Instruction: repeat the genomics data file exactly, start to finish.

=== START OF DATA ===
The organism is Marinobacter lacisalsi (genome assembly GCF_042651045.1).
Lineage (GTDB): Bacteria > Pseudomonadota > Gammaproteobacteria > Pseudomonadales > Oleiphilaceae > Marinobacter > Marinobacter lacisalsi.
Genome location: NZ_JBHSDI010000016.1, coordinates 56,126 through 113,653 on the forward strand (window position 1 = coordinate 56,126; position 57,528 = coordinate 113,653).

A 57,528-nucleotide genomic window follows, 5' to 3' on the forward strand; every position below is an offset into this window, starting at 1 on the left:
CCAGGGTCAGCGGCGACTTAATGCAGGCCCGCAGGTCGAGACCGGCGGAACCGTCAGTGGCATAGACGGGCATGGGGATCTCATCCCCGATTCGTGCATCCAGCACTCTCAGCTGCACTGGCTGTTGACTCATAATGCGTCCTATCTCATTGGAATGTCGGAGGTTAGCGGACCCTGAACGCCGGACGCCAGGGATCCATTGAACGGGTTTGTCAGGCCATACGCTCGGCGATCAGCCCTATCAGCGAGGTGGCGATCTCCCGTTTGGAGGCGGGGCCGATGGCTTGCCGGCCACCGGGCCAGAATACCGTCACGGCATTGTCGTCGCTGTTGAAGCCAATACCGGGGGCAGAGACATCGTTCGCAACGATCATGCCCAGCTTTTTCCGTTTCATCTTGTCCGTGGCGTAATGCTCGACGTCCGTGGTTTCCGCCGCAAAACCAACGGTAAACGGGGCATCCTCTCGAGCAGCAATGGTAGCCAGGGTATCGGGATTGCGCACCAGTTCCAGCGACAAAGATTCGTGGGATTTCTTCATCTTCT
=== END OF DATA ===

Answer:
The organism is Marinobacter lacisalsi (genome assembly GCF_042651045.1).
Lineage (GTDB): Bacteria > Pseudomonadota > Gammaproteobacteria > Pseudomonadales > Oleiphilaceae > Marinobacter > Marinobacter lacisalsi.
Genome location: NZ_JBHSDI010000016.1, coordinates 56,126 through 113,653 on the forward strand (window position 1 = coordinate 56,126; position 57,528 = coordinate 113,653).

A 57,528-nucleotide genomic window follows, 5' to 3' on the forward strand; every position below is an offset into this window, starting at 1 on the left:
CCAGGGTCAGCGGCGACTTAATGCAGGCCCGCAGGTCGAGACCGGCGGAACCGTCAGTGGCATAGACGGGCATGGGGATCTCATCCCCGATTCGTGCATCCAGCACTCTCAGCTGCACTGGCTGTTGACTCATAATGCGTCCTATCTCATTGGAATGTCGGAGGTTAGCGGACCCTGAACGCCGGACGCCAGGGATCCATTGAACGGGTTTGTCAGGCCATACGCTCGGCGATCAGCCCTATCAGCGAGGTGGCGATCTCCCGTTTGGAGGCGGGGCCGATGGCTTGCCGGCCACCGGGCCAGAATACCGTCACGGCATTGTCGTCGCTGTTGAAGCCAATACCGGGGGCAGAGACATCGTTCGCAACGATCATGCCCAGCTTTTTCCGTTTCATCTTGTCCGTGGCGTAATGCTCGACGTCCGTGGTTTCCGCCGCAAAACCAACGGTAAACGGGGCATCCTCTCGAGCAGCAATGGTAGCCAGGGTATCGGGATTGCGCACCAGTTCCAGCGACAAAGATTCGTGGGATTTCTTCATCTTCT